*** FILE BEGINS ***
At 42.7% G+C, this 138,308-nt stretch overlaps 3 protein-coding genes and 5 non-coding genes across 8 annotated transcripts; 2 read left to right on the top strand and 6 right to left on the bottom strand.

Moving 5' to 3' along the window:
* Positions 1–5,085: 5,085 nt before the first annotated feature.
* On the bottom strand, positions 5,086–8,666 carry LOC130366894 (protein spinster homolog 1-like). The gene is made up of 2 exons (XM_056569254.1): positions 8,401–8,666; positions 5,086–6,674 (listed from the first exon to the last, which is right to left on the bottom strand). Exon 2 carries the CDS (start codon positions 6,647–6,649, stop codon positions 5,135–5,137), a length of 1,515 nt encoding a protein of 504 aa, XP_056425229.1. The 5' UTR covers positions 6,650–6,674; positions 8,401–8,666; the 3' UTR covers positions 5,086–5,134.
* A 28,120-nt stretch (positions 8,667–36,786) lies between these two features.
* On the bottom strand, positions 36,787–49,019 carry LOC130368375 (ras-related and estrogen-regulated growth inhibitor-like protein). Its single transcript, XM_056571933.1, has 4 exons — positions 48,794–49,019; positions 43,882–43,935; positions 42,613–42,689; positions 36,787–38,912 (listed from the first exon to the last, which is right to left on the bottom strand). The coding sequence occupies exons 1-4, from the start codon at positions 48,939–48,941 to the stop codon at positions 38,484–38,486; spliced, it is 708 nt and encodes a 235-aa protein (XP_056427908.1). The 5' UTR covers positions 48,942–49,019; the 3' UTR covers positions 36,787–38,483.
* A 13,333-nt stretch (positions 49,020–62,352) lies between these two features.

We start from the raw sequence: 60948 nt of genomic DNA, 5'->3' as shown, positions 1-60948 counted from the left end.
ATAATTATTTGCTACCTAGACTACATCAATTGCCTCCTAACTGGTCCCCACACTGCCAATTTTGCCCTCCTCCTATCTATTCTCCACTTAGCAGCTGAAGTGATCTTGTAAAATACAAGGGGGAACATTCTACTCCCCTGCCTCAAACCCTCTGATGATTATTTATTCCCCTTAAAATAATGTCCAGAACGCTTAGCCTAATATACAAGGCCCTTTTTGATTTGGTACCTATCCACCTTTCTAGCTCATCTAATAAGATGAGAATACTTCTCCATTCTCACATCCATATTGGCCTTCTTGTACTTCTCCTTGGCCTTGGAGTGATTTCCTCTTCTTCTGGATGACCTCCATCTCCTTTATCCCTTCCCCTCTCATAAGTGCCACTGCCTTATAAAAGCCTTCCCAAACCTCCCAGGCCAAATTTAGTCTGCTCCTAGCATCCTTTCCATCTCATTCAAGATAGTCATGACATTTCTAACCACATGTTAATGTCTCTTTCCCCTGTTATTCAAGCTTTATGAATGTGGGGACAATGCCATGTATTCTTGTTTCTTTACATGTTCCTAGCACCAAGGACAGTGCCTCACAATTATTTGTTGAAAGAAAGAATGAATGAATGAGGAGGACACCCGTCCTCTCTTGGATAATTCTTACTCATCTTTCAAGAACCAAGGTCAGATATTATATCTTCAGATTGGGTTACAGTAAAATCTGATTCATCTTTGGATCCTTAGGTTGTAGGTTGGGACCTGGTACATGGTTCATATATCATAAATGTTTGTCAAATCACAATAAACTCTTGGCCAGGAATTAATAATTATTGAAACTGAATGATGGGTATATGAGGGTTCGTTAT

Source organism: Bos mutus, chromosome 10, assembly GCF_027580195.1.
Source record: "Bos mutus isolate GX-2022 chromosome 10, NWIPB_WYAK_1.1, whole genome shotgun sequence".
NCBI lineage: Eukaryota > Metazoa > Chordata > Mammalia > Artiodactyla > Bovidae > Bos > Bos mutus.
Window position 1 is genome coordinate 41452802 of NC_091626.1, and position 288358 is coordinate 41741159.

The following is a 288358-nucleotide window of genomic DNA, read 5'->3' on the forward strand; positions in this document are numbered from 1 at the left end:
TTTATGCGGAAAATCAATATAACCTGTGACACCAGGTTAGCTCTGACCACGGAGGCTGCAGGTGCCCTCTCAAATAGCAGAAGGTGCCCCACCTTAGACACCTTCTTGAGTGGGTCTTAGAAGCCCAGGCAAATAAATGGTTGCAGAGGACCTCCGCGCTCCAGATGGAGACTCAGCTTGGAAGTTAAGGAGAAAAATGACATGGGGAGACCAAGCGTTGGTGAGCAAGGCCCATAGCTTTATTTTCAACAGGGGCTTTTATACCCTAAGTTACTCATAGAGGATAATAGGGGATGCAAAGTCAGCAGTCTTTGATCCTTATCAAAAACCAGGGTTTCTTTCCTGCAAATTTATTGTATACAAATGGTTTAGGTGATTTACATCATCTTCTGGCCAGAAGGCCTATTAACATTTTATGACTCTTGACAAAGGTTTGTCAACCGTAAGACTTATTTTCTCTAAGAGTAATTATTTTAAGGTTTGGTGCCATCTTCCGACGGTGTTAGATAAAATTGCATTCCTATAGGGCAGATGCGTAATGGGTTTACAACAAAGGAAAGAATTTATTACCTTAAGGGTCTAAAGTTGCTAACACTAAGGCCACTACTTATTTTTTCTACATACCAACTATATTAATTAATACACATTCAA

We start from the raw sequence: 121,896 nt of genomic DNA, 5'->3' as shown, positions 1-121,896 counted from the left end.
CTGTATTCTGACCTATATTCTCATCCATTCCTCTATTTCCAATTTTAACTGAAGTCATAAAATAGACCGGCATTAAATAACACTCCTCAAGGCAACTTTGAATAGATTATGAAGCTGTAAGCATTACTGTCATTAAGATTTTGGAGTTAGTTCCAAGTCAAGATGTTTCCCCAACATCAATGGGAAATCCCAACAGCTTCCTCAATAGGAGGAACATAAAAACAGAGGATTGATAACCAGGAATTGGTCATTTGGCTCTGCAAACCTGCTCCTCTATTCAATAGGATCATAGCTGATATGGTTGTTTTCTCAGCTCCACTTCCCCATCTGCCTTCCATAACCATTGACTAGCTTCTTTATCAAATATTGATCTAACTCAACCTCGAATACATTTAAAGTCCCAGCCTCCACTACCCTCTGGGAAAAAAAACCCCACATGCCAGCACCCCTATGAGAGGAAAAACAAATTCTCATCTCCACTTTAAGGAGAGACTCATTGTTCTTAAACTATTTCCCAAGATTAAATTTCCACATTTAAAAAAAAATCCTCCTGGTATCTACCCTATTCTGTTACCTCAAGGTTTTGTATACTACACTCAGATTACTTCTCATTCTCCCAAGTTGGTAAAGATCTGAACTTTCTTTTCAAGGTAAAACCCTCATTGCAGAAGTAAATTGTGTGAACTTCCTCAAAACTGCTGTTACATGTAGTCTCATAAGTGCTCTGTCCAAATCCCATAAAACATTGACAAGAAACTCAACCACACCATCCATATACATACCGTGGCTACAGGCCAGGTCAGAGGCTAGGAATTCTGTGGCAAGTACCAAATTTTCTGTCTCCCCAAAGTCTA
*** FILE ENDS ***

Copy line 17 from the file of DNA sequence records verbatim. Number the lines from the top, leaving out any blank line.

CTGTATTCTGACCTATATTCTCATCCATTCCTCTATTTCCAATTTTAACTGAAGTCATAAAATAGACCGGCATTAAATAACACTCCTCAAGGCAACTTTGAATAGATTATGAAGCTGTAAGCATTACTGTCATTAAGATTTTGGAGTTAGTTCCAAGTCAAGATGTTTCCCCAACATCAATGGGAAATCCCAACAGCTTCCTCAATAGGAGGAACATAAAAACAGAGGATTGATAACCAGGAATTGGTCATTTGGCTCTGCAAACCTGCTCCTCTATTCAATAGGATCATAGCTGATATGGTTGTTTTCTCAGCTCCACTTCCCCATCTGCCTTCCATAACCATTGACTAGCTTCTTTATCAAATATTGATCTAACTCAACCTCGAATACATTTAAAGTCCCAGCCTCCACTACCCTCTGGGAAAAAAAACCCCACATGCCAGCACCCCTATGAGAGGAAAAACAAATTCTCATCTCCACTTTAAGGAGAGACTCATTGTTCTTAAACTATTTCCCAAGATTAAATTTCCACATTTAAAAAAAAATCCTCCTGGTATCTACCCTATTCTGTTACCTCAAGGTTTTGTATACTACACTCAGATTACTTCTCATTCTCCCAAGTTGGTAAAGATCTGAACTTTCTTTTCAAGGTAAAACCCTCATTGCAGAAGTAAATTGTGTGAACTTCCTCAAAACTGCTGTTACATGTAGTCTCATAAGTGCTCTGTCCAAATCCCATAAAACATTGACAAGAAACTCAACCACACCATCCATATACATACCGTGGCTACAGGCCAGGTCAGAGGCTAGGAATTCTGTGGCAAGTACCAAATTTTCTGTCTCCCCAAAGTCTA